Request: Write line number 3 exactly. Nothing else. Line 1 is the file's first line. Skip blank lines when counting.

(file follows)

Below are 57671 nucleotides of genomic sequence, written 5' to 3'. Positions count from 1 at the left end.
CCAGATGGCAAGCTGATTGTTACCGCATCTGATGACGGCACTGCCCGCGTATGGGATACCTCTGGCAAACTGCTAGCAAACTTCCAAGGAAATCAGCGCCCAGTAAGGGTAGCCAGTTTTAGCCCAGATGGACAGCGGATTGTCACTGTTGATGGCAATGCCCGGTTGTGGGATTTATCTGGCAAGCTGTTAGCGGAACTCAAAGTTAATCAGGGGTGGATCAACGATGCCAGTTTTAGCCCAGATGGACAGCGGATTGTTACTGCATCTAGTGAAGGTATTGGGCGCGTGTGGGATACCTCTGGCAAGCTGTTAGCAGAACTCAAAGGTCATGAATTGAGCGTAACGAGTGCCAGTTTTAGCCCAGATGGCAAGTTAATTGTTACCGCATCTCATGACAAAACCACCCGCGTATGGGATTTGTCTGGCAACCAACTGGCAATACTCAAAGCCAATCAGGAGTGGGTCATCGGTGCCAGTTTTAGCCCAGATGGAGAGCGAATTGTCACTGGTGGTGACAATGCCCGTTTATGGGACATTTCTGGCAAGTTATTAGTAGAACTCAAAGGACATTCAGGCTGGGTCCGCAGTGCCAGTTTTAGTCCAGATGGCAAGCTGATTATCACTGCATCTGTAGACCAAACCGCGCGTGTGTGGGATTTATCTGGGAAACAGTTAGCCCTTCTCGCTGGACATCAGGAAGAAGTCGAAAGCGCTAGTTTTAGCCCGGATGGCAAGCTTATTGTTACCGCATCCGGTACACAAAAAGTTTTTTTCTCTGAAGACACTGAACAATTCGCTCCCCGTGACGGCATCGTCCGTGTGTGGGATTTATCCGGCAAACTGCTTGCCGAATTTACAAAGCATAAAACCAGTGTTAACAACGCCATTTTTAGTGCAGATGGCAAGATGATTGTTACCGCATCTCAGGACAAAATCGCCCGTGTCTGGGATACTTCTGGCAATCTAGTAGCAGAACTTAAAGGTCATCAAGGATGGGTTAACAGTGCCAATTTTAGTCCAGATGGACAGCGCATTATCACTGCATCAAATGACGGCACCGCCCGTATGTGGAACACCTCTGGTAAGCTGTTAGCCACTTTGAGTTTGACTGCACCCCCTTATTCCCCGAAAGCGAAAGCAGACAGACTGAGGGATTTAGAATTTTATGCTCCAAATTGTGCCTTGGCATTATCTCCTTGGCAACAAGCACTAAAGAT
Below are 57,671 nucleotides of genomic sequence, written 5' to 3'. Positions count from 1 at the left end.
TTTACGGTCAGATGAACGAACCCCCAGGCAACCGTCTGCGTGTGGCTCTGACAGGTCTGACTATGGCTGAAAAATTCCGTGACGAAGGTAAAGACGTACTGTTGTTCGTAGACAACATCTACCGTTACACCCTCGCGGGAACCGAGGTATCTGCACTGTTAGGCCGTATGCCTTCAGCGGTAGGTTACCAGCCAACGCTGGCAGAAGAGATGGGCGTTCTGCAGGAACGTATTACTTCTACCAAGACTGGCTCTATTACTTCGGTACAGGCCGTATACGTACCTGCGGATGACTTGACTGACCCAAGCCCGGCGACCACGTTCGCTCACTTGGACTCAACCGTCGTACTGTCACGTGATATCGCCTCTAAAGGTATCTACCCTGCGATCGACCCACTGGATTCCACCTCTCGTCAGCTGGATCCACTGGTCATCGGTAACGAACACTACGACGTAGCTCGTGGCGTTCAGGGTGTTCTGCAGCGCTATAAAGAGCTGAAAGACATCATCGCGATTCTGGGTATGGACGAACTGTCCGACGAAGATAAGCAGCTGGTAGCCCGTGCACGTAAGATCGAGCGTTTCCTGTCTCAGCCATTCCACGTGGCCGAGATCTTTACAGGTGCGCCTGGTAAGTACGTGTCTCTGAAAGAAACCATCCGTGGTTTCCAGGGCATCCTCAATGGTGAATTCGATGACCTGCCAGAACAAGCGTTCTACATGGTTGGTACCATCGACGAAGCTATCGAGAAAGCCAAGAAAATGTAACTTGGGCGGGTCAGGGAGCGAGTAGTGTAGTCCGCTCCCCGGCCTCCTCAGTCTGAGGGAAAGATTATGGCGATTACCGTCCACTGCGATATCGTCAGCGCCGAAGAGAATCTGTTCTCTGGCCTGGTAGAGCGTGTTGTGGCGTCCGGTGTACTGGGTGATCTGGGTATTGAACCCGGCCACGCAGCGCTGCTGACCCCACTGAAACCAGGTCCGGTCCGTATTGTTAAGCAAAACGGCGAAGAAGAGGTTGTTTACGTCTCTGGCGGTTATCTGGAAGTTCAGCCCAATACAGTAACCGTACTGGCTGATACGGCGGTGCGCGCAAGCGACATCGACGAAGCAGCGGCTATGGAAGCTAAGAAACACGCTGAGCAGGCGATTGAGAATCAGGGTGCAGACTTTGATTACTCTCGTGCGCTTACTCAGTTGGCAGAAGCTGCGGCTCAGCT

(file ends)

Below are 57,671 nucleotides of genomic sequence, written 5' to 3'. Positions count from 1 at the left end.